The ancient art of printing using the silk screen technique reemerged after the Second World War, first in the United States and then in the rest of the world, rapidly becoming the means of mass reproduction of works of art, and also for ordinary printing purposes.
This mechanized printing method reached such a level of perfection that, by its ability to produce work impeccably and uniformly, the individual influence of the printer on the work was eliminated.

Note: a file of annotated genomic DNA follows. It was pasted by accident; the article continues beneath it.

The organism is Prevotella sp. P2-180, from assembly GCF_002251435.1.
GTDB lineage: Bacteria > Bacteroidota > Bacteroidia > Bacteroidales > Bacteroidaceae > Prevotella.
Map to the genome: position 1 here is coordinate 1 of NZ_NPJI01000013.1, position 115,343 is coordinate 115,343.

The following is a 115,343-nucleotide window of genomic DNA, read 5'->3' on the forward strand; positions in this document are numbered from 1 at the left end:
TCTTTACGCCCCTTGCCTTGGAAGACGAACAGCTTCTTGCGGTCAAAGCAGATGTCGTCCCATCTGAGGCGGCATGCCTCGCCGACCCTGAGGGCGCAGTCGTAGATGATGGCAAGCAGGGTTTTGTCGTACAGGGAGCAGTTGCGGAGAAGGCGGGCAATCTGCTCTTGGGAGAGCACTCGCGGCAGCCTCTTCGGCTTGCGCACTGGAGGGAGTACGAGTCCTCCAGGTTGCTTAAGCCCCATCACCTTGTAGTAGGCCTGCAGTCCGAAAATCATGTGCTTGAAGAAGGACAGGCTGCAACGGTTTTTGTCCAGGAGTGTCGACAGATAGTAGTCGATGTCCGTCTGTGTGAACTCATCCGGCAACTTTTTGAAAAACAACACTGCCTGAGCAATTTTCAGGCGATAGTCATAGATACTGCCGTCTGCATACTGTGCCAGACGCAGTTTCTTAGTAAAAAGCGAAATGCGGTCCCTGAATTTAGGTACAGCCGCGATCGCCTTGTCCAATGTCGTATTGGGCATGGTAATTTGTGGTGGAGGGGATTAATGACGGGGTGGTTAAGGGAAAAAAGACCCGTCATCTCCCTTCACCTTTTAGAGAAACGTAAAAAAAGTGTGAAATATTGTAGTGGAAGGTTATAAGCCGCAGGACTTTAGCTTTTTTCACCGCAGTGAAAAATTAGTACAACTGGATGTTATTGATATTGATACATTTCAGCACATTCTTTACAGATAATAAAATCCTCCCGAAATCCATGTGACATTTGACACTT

However, the type of screen printing I currently use differs greatly from the mechanized process. For me, it constitutes a means of expression which combines the physical depth usually found in oils with the undisciplined charm and transparency of water colour. It also helps me, with the very simple equipment I use, to give a personal touch to every single piece produced.
Despite the obvious similarities, each print has minute differences in detail from the others. Each is, in fact, unique.